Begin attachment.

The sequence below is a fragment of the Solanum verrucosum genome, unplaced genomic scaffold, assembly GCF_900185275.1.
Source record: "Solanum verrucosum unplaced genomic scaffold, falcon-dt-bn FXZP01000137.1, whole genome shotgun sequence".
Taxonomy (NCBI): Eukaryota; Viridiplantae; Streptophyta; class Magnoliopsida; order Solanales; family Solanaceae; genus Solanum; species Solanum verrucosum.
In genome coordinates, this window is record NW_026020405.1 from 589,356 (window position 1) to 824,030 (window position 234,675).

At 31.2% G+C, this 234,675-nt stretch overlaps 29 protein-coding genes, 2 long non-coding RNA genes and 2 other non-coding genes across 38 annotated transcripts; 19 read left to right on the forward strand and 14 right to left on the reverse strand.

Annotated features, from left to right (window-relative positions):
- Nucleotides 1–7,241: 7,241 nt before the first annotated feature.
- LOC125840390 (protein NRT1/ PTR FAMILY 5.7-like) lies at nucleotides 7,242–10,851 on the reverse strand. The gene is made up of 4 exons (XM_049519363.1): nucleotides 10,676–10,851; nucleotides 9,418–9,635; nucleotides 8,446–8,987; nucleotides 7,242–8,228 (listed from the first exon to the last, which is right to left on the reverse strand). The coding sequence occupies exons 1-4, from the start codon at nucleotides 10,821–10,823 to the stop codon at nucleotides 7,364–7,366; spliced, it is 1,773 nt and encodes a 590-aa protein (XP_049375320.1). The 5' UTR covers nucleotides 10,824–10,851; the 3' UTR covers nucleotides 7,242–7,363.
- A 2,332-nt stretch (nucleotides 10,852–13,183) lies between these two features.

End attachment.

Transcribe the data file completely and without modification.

The sequence below is a fragment of the Solanum verrucosum genome, unplaced genomic scaffold, assembly GCF_900185275.1.
Source record: "Solanum verrucosum unplaced genomic scaffold, falcon-dt-bn FXZP01000137.1, whole genome shotgun sequence".
Taxonomy (NCBI): Eukaryota; Viridiplantae; Streptophyta; class Magnoliopsida; order Solanales; family Solanaceae; genus Solanum; species Solanum verrucosum.
In genome coordinates, this window is record NW_026020405.1 from 589,356 (window position 1) to 824,030 (window position 234,675).

At 31.2% G+C, this 234,675-nt stretch overlaps 29 protein-coding genes, 2 long non-coding RNA genes and 2 other non-coding genes across 38 annotated transcripts; 19 read left to right on the forward strand and 14 right to left on the reverse strand.

Annotated features, from left to right (window-relative positions):
- Nucleotides 1–7,241: 7,241 nt before the first annotated feature.
- LOC125840390 (protein NRT1/ PTR FAMILY 5.7-like) lies at nucleotides 7,242–10,851 on the reverse strand. The gene is made up of 4 exons (XM_049519363.1): nucleotides 10,676–10,851; nucleotides 9,418–9,635; nucleotides 8,446–8,987; nucleotides 7,242–8,228 (listed from the first exon to the last, which is right to left on the reverse strand). The coding sequence occupies exons 1-4, from the start codon at nucleotides 10,821–10,823 to the stop codon at nucleotides 7,364–7,366; spliced, it is 1,773 nt and encodes a 590-aa protein (XP_049375320.1). The 5' UTR covers nucleotides 10,824–10,851; the 3' UTR covers nucleotides 7,242–7,363.
- A 2,332-nt stretch (nucleotides 10,852–13,183) lies between these two features.